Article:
I think that Magee is fighting with a bit more authority and confidence after hooking up with the Panamanian trainer, Bernardo Checa, who lives in Belfast. His manager, Pat Magee (no relation to the fighter), is convinced that this is a winnable fight for his man.
“Brian’s fight against Robin Reid back in 2006 was without doubt Brian’s worst performance,” manager Magee told me. “The main reason was that he got his weight wrong and had to take off 3.5lbs on the day of the weigh in. He was dead at the weight on the night against such a strong opponent as Reid and he paid dearly for this bad mistake.
“His two best performances after that were against Tsypko in Germany, when he was robbed, and Froch in London, when he was only one point behind when he got caught in the 11th round. The loss to Froch left us out in the cold as far as the super middleweight division was concerned and as you can see from Brian’s record we dallied with the light heavyweight division for a time.
“Brian was never comfortable at this weight and only found his true form again when he reverted to super middleweight. In between winning the British title and challenging for the European title in Denmark he was nursing an injury, which proved difficult and was a major factor in giving up the British title, which led to a period of enforced inactivity. Subsequently he was denied the opportunity of boxing for the title he had given up voluntarily, and this was a cruel injustice at that crucial point in his career.
“The injustice in fact served to spur him on, and the evidence of that was his performance against Larsen for the European title. Also in the background before this title fight in Denmark was a dispute within his management team resulting in his leaving his longtime coach and gym. This led to me engaging Bernardo Checa as his coach for that fight. The difference in approach was like a breath of fresh air to Brian after all the disappointments and frustrations, and Brian and Bernardo hit it off from day one.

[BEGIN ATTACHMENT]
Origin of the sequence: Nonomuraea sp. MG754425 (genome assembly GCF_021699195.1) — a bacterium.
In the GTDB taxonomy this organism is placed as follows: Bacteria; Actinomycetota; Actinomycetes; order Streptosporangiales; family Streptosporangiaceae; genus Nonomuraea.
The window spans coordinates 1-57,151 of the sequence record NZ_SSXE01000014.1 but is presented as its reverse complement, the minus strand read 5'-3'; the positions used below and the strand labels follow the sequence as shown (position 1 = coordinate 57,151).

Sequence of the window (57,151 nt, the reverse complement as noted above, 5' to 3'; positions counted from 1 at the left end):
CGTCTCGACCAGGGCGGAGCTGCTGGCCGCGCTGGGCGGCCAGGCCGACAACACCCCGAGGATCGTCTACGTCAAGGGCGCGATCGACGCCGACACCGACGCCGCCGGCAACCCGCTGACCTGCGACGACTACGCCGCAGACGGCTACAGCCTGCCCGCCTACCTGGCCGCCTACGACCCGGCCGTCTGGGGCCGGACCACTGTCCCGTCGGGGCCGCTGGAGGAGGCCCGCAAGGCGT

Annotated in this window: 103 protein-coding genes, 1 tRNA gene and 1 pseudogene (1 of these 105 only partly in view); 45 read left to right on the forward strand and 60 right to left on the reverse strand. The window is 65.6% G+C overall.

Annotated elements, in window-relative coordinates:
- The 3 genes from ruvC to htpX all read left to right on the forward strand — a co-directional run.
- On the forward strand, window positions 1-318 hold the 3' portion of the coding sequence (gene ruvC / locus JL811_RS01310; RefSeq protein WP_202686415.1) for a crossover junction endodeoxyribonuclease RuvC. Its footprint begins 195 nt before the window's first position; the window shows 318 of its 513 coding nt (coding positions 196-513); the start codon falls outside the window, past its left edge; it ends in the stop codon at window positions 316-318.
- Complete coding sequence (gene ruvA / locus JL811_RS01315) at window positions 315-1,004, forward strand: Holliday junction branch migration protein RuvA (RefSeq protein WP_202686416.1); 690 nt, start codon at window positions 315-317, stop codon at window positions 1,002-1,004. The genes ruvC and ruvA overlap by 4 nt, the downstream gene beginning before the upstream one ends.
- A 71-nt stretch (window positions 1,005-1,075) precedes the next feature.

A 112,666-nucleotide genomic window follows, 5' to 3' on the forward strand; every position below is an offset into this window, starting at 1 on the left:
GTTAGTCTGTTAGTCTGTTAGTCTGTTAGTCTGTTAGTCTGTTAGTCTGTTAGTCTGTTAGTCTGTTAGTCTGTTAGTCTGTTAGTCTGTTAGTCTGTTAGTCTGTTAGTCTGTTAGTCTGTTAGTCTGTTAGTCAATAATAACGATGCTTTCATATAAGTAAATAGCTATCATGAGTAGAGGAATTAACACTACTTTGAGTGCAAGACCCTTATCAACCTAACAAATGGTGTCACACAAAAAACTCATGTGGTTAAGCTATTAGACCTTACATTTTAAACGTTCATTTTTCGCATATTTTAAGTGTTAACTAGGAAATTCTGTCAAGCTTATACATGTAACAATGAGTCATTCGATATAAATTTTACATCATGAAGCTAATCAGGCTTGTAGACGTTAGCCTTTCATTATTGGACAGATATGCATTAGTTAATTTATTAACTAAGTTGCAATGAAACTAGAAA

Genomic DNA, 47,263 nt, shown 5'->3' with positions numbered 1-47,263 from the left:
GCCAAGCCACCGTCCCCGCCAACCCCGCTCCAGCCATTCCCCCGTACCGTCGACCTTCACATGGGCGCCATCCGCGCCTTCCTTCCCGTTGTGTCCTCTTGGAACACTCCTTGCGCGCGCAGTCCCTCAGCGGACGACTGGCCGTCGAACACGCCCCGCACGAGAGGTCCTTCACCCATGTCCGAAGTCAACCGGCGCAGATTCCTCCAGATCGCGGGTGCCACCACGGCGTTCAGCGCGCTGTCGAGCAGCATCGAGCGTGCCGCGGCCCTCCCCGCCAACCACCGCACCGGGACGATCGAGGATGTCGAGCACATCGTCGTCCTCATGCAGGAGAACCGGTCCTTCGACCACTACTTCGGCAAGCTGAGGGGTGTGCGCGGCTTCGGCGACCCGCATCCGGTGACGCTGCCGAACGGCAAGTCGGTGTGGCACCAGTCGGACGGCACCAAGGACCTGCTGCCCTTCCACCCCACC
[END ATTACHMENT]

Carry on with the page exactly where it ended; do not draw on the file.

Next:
“I believe this relationship has produced a new Brian Magee. His style is much more aggressive and he has that hard edge and fluid movements which one normally associates with the South American style, and this undoubtedly comes from Checa.
“Bernardo as you well know has a wealth of experience and has trained a number of world champions going back over 25 years. It also helped that Bernardo, who had drifted away from boxing, was given this new lease of life and the opportunity to get back to what he is best at. All in all, the match up between them has been tremendous and I don’t know just how good, because of the improvements, Brian Magee can be. He’s just a different fighter and, I know, since I have been with him since he turned pro.
“I think Brian is a handful for anyone, and I think he will prove that in Montreal. Brian has to be a very attractive bet indeed at his present odds. I know I will be proved right.”
Despite the manager’s confidence, though, I just can’t see Magee winning and if he can survive full 12 rounds I would count it as a moral victory.